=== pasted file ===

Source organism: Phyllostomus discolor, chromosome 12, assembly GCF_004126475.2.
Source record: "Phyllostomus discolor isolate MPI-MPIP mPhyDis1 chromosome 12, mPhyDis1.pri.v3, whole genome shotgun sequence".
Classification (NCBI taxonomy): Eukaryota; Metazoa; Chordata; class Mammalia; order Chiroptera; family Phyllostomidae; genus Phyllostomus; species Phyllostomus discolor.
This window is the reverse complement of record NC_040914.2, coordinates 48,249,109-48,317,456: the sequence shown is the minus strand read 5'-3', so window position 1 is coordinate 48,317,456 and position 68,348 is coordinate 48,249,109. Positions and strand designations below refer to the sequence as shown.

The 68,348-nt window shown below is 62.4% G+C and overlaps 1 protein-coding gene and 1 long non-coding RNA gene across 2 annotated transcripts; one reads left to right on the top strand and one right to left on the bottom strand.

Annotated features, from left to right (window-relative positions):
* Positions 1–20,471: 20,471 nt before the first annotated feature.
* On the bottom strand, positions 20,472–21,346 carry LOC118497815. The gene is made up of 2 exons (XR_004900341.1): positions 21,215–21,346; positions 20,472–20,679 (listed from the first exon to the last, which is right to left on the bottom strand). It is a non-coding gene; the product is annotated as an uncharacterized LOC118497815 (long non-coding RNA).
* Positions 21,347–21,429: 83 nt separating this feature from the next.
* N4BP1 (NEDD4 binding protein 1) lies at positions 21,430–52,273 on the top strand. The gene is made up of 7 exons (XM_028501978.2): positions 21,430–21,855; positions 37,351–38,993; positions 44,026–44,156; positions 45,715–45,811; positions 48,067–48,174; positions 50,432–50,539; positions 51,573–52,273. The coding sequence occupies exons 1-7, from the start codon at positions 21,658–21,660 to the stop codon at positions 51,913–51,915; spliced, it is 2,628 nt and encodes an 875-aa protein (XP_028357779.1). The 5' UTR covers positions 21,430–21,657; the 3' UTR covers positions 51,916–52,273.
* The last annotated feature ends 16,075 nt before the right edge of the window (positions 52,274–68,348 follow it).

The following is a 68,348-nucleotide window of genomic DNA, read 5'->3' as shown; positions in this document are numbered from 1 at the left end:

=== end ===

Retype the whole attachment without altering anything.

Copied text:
Source organism: Phyllostomus discolor, chromosome 12, assembly GCF_004126475.2.
Source record: "Phyllostomus discolor isolate MPI-MPIP mPhyDis1 chromosome 12, mPhyDis1.pri.v3, whole genome shotgun sequence".
Classification (NCBI taxonomy): Eukaryota; Metazoa; Chordata; class Mammalia; order Chiroptera; family Phyllostomidae; genus Phyllostomus; species Phyllostomus discolor.
This window is the reverse complement of record NC_040914.2, coordinates 48,249,109-48,317,456: the sequence shown is the minus strand read 5'-3', so window position 1 is coordinate 48,317,456 and position 68,348 is coordinate 48,249,109. Positions and strand designations below refer to the sequence as shown.

The 68,348-nt window shown below is 62.4% G+C and overlaps 1 protein-coding gene and 1 long non-coding RNA gene across 2 annotated transcripts; one reads left to right on the top strand and one right to left on the bottom strand.

Annotated features, from left to right (window-relative positions):
* Positions 1–20,471: 20,471 nt before the first annotated feature.
* On the bottom strand, positions 20,472–21,346 carry LOC118497815. The gene is made up of 2 exons (XR_004900341.1): positions 21,215–21,346; positions 20,472–20,679 (listed from the first exon to the last, which is right to left on the bottom strand). It is a non-coding gene; the product is annotated as an uncharacterized LOC118497815 (long non-coding RNA).
* Positions 21,347–21,429: 83 nt separating this feature from the next.
* N4BP1 (NEDD4 binding protein 1) lies at positions 21,430–52,273 on the top strand. The gene is made up of 7 exons (XM_028501978.2): positions 21,430–21,855; positions 37,351–38,993; positions 44,026–44,156; positions 45,715–45,811; positions 48,067–48,174; positions 50,432–50,539; positions 51,573–52,273. The coding sequence occupies exons 1-7, from the start codon at positions 21,658–21,660 to the stop codon at positions 51,913–51,915; spliced, it is 2,628 nt and encodes an 875-aa protein (XP_028357779.1). The 5' UTR covers positions 21,430–21,657; the 3' UTR covers positions 51,916–52,273.
* The last annotated feature ends 16,075 nt before the right edge of the window (positions 52,274–68,348 follow it).

The following is a 68,348-nucleotide window of genomic DNA, read 5'->3' as shown; positions in this document are numbered from 1 at the left end: